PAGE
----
Mystic Rose is about falling apart – scary indeed. I am ten days into the mystic journey. The dark night of the soul, I have not reached yet, but I can feel it coming and I am scared of meeting it. The tears turn from a trickle to a stream, as soon as I think of never being able to touch my mother again; never being able to massage her feet again; never again being able to kiss her forehead in her sleep; never will I hear her spoken voice again; never will she call my name again or stroke my hair; never will I see her smile again and the love that falls from her eyes. Yes, the tears come easily.
I ask myself how can I say goodbye, without saying goodbye to a part of myself? A respected elder once said that the only whole heart is a broken one. But mine is torn apart to shreds. What old pains will now surface and cry to be healed? I cry for my widowed father’s ailing body too, wishing him comfort in the winter of his life, alone in an empty house filled with memories. When I think that my relationship with my girlfriend and her children, whom I have grown to love dearly, might come to an end one day, I cry. I cry when I see my love’s mournful eyes, for she too has suffered in her life and carried her share of burdens. I cry wanting to relieve her, if she only would let me in. Months of grieving have thrown our partnership into chaos and I have felt alone in our home. I shed buckets of tears as I dig deeper and deeper into the pain and realize the meaning of finality.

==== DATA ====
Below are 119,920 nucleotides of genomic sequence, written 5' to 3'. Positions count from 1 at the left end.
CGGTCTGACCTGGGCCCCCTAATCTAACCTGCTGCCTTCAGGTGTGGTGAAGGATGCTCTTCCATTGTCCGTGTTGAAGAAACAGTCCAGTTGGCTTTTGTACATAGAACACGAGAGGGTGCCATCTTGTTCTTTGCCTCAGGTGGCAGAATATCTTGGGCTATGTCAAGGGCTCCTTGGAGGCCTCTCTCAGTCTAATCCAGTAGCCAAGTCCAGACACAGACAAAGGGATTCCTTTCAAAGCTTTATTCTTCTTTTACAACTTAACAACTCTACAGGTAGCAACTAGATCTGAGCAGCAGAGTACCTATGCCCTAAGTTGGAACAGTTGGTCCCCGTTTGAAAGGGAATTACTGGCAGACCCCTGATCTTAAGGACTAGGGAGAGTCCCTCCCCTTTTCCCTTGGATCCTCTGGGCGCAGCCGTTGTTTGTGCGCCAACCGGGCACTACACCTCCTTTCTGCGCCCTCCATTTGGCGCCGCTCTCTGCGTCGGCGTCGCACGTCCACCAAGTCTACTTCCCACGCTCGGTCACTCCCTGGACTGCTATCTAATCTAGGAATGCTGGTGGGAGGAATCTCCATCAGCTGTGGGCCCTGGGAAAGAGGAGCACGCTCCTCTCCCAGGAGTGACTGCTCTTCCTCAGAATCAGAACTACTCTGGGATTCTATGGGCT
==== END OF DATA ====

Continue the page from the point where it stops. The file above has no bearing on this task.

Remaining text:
Osho reminds us:
‘The heart is frozen…and the tears are the beginning of its melting. The more you allow tears, the more the heart will melt. And because you have never really cried in your life, the heart has forgotten how to melt. But it is beginning to. It is getting the spark…it is sprouting.’
On the twelfth day my tears dry up, but my eyesight has become better and my inner vision much improved. I begin to believe the truth of scientists discovering that crying, weeping and laughter are immensely healthful, not only physically but also psychologically. They keep us sane. Osho declares that the whole of humanity has gone a little cuckoo for the simple reason that nobody laughs fully. All that this world needs is a good cleansing of the heart, of all the inhibitions of the past. Laughter and tears can do both. Tears will take out all the agony that is hidden inside you, and laughter will take all that is preventing your ecstasy.
Mystic Rose is a very powerful meditative therapy. By this point, I have swept, mopped and vacuumed the spring. My voice has disappeared and my throat is parched. I lie exhausted on the mat, cuddling eight pillows nourishing my inner child. That day, as I was not able to access the lake of tears, the same lake that overflowed a few days before, I went to lie beside beautiful, blonde Pria, and placed my left hand on her heart, with her graceful permission and invitation.